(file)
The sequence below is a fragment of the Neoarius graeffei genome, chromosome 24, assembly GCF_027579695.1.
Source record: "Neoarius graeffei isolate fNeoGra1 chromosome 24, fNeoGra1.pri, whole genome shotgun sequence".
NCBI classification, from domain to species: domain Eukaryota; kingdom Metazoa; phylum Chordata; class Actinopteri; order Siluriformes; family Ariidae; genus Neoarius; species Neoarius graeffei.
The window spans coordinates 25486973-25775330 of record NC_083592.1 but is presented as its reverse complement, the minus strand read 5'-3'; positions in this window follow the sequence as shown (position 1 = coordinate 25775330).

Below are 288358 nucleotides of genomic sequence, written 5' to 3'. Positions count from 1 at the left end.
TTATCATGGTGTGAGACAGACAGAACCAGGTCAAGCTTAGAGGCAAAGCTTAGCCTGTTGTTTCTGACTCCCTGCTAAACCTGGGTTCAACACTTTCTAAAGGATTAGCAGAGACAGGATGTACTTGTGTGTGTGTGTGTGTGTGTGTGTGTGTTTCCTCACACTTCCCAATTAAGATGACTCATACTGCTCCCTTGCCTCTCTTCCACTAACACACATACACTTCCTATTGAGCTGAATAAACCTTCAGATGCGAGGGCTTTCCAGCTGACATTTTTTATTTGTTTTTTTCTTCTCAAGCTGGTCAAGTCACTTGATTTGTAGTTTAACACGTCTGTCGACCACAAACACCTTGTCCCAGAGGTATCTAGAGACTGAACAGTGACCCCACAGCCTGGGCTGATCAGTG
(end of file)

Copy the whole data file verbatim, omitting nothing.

The sequence below is a fragment of the Neoarius graeffei genome, chromosome 24, assembly GCF_027579695.1.
Source record: "Neoarius graeffei isolate fNeoGra1 chromosome 24, fNeoGra1.pri, whole genome shotgun sequence".
NCBI classification, from domain to species: domain Eukaryota; kingdom Metazoa; phylum Chordata; class Actinopteri; order Siluriformes; family Ariidae; genus Neoarius; species Neoarius graeffei.
The window spans coordinates 25486973-25775330 of record NC_083592.1 but is presented as its reverse complement, the minus strand read 5'-3'; positions in this window follow the sequence as shown (position 1 = coordinate 25775330).

Below are 288358 nucleotides of genomic sequence, written 5' to 3'. Positions count from 1 at the left end.
TTATCATGGTGTGAGACAGACAGAACCAGGTCAAGCTTAGAGGCAAAGCTTAGCCTGTTGTTTCTGACTCCCTGCTAAACCTGGGTTCAACACTTTCTAAAGGATTAGCAGAGACAGGATGTACTTGTGTGTGTGTGTGTGTGTGTGTGTGTGTTTCCTCACACTTCCCAATTAAGATGACTCATACTGCTCCCTTGCCTCTCTTCCACTAACACACATACACTTCCTATTGAGCTGAATAAACCTTCAGATGCGAGGGCTTTCCAGCTGACATTTTTTATTTGTTTTTTTCTTCTCAAGCTGGTCAAGTCACTTGATTTGTAGTTTAACACGTCTGTCGACCACAAACACCTTGTCCCAGAGGTATCTAGAGACTGAACAGTGACCCCACAGCCTGGGCTGATCAGTG